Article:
Friday, October 22, 2010

High Noon

Remember the great Jimmy Stewart? A lovely actor, almost in all his roles a figure of habitual kindness, a quality not at all constantly easy to effect. The old Westerns from time to time essayed the quality of profound kindness in the gunslinger, the angel of death, thus making him a figure of God.
"Every man owes God a death, and he who pays this year is quit for the next."
This is bold stuff, of course, like most of Shakespeare, but fairly small potatoes when compared to the greater realities of the greater soldiery of the spiritual life, in which every man - or woman, as we must mention in the omnipresent silliness of an age when it is so hard to find a woman who can actually think in symbols - must know that to spiritually die today is by no means to avoid the same thing again tomorrow. Actually, it was a woman who said this, Saint Jane Francis de Chantal, spiritual daughter of Francis de Sales and founder of an order of nuns, the spirit of whom is very hard to find in so many of today's "ladies of the veil", all so eager to destroy the Church as it used to be known.
But we now have a test case, a turning point. Do the nuns begin to come to their senses, and drop their moronic "inclusiveness", actually effeminacy, or do they, like Charlemagne's troublesome Saxons, get backed into some symbolic river, there either to accept baptism or to be drowned? The Saxons, of course, were soldiers, male to the last, and thus having common sense, saw the light. I'm not sure these truculent babes can do the same.
Yep, I had an encounter this morning, right under the vault of our lovely cathedral, following Father Matthieu's last daily mass in our diocese for at least a month, and it had all the earmarks of a classic exorcism. Oh, no, not the kind of a poor possessed soul that has no free will, no control of its faculties, but the other kind, the more important one that  comes from diseased minds defying common sense theology and getting away with it, year after year, decade after decade, until they run into a real theologian, a real prophet, a real vessel of the Seventh Mansion, thus, a real exorcist.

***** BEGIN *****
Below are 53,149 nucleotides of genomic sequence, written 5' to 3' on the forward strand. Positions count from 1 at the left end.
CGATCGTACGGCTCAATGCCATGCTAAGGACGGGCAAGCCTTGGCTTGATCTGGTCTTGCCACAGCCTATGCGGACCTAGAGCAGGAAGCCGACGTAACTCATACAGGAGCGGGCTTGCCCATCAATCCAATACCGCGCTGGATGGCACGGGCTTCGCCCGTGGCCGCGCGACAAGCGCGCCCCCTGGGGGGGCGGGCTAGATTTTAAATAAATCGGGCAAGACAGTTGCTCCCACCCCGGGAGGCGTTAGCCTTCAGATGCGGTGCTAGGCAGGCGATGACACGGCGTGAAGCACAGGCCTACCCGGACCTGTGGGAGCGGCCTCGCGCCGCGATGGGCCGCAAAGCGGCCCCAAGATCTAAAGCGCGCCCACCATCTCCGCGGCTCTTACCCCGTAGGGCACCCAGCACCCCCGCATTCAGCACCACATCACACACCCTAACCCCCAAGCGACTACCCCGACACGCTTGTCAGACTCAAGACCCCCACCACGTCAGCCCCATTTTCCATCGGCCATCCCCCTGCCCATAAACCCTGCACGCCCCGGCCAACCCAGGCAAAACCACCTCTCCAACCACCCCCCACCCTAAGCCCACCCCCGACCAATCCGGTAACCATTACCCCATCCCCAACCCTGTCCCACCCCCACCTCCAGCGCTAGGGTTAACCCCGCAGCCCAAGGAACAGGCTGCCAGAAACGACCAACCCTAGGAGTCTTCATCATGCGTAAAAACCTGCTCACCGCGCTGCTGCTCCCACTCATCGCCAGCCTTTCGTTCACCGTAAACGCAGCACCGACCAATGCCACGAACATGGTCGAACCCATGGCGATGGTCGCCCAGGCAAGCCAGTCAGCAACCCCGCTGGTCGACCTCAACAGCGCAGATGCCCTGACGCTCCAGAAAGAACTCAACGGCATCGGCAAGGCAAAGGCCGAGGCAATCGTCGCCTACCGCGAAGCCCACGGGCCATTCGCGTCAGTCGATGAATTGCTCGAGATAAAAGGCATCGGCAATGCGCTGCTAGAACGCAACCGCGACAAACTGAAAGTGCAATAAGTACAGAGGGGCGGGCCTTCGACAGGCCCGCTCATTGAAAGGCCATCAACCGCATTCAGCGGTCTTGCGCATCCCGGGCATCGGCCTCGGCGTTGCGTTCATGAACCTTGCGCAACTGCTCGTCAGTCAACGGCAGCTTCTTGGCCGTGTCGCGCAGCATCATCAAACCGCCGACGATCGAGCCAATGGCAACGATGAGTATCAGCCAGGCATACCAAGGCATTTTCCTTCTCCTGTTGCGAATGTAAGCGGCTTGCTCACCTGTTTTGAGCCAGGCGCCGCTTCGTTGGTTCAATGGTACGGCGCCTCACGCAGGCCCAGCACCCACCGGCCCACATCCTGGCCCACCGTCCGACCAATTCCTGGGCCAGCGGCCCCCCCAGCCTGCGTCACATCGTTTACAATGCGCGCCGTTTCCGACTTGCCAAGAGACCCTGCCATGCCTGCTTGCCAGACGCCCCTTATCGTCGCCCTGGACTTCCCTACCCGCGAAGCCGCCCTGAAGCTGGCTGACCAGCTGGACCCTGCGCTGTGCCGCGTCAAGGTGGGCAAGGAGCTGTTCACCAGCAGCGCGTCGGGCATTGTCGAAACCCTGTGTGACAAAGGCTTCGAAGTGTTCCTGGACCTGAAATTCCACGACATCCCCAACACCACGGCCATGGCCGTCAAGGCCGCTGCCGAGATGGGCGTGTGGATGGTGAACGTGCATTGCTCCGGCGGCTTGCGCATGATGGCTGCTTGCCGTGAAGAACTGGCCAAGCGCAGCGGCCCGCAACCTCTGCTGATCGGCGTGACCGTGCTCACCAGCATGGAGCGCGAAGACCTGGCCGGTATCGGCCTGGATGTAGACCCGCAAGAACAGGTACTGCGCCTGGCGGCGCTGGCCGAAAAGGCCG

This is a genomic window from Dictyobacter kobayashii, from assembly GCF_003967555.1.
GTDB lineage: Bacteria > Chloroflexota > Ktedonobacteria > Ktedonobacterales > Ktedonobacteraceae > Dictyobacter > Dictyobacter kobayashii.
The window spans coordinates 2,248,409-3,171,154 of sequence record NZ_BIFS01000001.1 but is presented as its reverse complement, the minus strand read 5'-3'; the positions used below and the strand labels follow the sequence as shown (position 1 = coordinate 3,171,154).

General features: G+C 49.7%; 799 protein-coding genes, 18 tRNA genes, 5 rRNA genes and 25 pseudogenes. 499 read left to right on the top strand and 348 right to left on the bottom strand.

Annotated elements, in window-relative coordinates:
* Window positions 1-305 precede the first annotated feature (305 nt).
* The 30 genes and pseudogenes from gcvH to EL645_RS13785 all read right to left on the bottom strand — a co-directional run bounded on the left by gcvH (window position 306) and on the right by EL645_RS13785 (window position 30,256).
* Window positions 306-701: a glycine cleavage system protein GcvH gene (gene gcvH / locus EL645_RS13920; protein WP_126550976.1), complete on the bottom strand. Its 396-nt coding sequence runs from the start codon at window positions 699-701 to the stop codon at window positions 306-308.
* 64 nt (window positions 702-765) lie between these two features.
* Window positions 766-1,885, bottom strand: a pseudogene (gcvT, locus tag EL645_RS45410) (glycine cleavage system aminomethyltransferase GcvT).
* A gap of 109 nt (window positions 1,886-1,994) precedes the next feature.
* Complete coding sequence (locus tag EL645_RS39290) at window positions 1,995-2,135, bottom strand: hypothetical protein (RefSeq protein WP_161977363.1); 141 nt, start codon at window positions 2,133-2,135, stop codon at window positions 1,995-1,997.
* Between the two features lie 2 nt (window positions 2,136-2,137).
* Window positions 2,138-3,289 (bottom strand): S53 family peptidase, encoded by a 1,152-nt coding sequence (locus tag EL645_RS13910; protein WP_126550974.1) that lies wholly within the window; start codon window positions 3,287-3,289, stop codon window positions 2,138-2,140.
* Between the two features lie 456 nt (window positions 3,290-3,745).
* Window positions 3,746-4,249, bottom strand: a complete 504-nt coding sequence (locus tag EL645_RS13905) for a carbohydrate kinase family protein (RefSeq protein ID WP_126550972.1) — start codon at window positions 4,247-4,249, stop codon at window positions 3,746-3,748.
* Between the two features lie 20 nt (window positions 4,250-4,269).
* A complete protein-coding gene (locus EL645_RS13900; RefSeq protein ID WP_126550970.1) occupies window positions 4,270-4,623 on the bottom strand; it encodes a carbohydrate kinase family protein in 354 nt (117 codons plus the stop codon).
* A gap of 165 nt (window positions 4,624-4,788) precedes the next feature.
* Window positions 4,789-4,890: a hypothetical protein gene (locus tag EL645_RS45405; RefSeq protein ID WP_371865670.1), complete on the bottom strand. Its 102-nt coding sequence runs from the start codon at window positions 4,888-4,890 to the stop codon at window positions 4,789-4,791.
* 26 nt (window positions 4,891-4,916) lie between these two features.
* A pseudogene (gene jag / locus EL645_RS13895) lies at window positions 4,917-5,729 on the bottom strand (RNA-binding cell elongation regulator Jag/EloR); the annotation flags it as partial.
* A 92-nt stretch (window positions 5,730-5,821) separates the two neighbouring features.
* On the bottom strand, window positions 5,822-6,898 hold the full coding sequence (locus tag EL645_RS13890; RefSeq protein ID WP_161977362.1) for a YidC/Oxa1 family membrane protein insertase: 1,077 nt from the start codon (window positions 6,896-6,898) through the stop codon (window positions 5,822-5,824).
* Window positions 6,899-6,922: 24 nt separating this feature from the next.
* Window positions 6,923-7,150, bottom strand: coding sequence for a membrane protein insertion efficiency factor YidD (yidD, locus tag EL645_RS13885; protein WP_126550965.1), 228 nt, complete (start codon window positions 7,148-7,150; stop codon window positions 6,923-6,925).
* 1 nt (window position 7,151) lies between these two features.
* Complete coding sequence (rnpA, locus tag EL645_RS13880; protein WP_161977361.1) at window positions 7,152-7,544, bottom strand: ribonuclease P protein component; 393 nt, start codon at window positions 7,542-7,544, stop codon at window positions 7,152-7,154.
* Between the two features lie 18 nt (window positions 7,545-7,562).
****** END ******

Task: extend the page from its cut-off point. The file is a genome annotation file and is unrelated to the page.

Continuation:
Has the Church ever known so many Jezebels, all running around in civilian clothes and mouthing certain selected phrases from both Scripture and the modern imbeciles who clothe themselves as social scientists? I think not. It's quite a unique phenomenon. An urban myth, a plague all of its own singularity.
And this encounter, because God is immensely fond of anniversaries, happened on the anniversary of John Paul II's elevation to the Papacy. As I used to thump on him, being his spiritual director for an interesting ten years, he must have enjoyed the spectacle of my thumping on the very class of religious sister that gave him  heart burn. Happy anniversary, JP.
The difference between being a gunslinger and an exorcist, mind you, is that while the gunslinger, at least according to the novels and the films, walks away blowing the smoke from his gun barrel, the poor old exorcist spends the ensuing hours utterly overwhelmed with some of the purgatory his client is either facing into or has,  by the exorcist's efforts, avoided.
The crucifix can never go away, nor can the ordeals of passive prayer, of the dark night, from the contemplative.
And neither can the images of the Gospel. Remember Christ, and His whip in the temple? We might yet have such a thing. John Paul said there could be violence erupt out of fiddling with the liturgy, which includes the words of the Mass, many of which have been corrupted by the feminist whoring of the nuns.
In our parish, however, there has been considerable seduction and corruption of the laity, so any broohaha  could be voluminous. I got a hint of this at a recent evening, albeit daily, mass.
But with Father Matthieu off to Rome for a month, we will not be showing up at daily mass. They can putter along without the contemplatives, while the contemplatives return to the cathedral after a five week engagement in Kaslo, for the weekend mass, and take it from there.
Get used to it people, the new translation of the mass is coming, and as the Church never tires of insisting, the liturgy is the ultimate public teacher.
It wasn't actually high noon, being about 9:10 a.m., but certainly the guns were blazing. And I had no idea the incident would take place when I began this post! The Muse is most interesting.